notifying the sewage treatment plant authority. For guidance
      contact your State Water Board or Regional Office of the EPA.
  - All labels of EUPs intended for outdoor use must bear this
    - This pesticide is toxic to fish and wildlife. Do not apply
      directly to water or wetlands. Drift or runoff from treated
      areas may be hazardous to aquatic organisms in neighboring
      areas. Cover or incorporate spills. Do not contaminate water
      by cleaning of equipment or disposal of wastes.
  d. Disposal Statements
  -  All labels of manufacturing-use or formulated end-use products
     (EUPs) must bear this statement, under the heading STORAGE AND
  - Do not contaminate water, food, or feed by storage or
    disposal.  Pesticide wastes are acutely hazardous.  Improper
    disposal of excess pesticide, spray mixture, or rinsate is a
    violation of Federal law.  If these wastes cannot be disposed
    of by use according to label instructions, contact your State
    Pesticide or Environmental Control Agency, or the Hazardous
    Waste representative at the nearest EPA Regional Office for
  - The statements required by this standard must appear on the
    labels of all MUPs and EUPs released for shipment after March 30,
    1984.  After review of data to be submitted under this standard,
    the Agency may impose additional label requirements.
- Summary of risk/benefit analysis:  No risk/benefit analysis per se has
  been done.  The Agency has determined that TPTH meets the risk
  criteria in 40 CFR 162.11(a), primarily because TPTH has produced
  teratogenic effects in laboratory animals.  TPTH will be placed in the
  Special Review process, during which there will be an analysis of its
  risks and benefits.

Summary of Major Data Gaps

Dates when major data gaps are due to be filled:

Data Requested                                    Due Date

Description of manufacturing process            April 1 1985*
Discussion of formation of unintentional        April 1 1985*
Preliminary analysis                            April 1, 1985*
Certification of limits                         April 1, 1985*
Analytical methods and data for enforcement     April 1, 1985*
   of limits
Vapor pressure                                  April 1, 1985
Plant residues                                  April 1, 1985
Animal residues                                 April 1, 1985
Storage stability data                          April 1, 1985*
Magnitude of the residue for each food use      April 1, 1985
Photodegradation                                April 1, 1985
Metabolism studies in lab                       November 1, 1986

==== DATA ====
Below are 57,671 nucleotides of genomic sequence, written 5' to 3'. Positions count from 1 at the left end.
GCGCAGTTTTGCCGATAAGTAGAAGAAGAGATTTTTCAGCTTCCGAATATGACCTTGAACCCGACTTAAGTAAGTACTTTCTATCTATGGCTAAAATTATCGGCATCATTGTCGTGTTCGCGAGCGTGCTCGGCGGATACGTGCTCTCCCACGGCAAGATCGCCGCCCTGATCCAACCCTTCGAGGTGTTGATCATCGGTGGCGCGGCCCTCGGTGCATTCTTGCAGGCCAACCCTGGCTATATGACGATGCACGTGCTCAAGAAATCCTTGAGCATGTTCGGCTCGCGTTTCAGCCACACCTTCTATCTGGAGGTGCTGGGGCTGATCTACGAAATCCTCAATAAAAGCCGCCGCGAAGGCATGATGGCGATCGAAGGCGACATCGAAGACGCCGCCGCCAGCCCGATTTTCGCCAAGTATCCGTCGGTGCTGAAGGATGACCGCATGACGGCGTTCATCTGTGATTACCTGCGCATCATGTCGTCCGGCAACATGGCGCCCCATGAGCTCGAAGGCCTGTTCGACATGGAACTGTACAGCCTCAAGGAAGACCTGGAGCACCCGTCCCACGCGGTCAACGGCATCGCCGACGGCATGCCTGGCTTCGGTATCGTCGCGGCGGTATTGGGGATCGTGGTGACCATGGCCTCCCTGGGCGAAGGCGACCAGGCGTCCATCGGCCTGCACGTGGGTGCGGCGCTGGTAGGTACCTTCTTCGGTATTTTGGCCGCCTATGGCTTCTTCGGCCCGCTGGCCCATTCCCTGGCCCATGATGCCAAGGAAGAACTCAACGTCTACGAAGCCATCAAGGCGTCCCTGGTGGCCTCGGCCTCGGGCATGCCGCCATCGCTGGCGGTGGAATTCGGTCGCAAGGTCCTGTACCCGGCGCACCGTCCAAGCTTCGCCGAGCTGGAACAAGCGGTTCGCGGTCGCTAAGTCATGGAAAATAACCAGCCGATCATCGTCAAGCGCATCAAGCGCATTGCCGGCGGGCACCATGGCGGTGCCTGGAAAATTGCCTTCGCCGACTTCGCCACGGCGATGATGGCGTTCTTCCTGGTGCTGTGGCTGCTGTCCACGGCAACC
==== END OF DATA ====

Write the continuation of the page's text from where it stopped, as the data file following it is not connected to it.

Mobility studies                                April 1, 1985
Dissipation studies in field                    November 1, 1986
Accumulation studies in rotational crops        November 1, 1986
Accumulation studies in fish                    April 1, 1985
Reentry protection                              November 1, 1986
90-day feeding (rodent)                         January 1, 1986
90-day feeding (non-rodent)                     January 1, 1986
21-day dermal                                   April 1, 1985
90-day inhalation                               April 1, 1985**
Chronic toxicity                                April 1, 1985**
Oncogenicity                                    April 1, 1985***
Teratogenicity                                  April 1, 1985****
Reproduction (2-generation)                     September 1, 1986
Chromosomal aberration                          September 1, 1986
Other genotoxic effects                         September 1, 1986
General metabolism                              February 1, 1986
Avian dietary toxicity                          April 1, 1985
Avian reproduction                              April 1, 1985
Coldwater fish acute toxicity                   April 1, 1985
Density, bulk density, or specific gravity      April 1, 1985*

Oxidizing/reducing action                       April 1, 1985*
Explodability                                   April 1, 1985*
Corrosion                                       April 1, 1985*

*Product-specific data required for manufacturing-use products
  containing TPTH.
**If the registrant commits to conducting new studies, the deadline is 
January 1, 1986.
***If the registrant commits to conducting new studies, the deadline is 
November 1, 1988.
****If the registrant commits to conducting new studies, the deadline is 
November 1, 1985.

                 6.  CONTACT PERSON AT EPA

Henry Jacoby
Environmental Protection Agency, TS-767C
401 M Street. SW
Washington, DC  20460
(709) 557-1900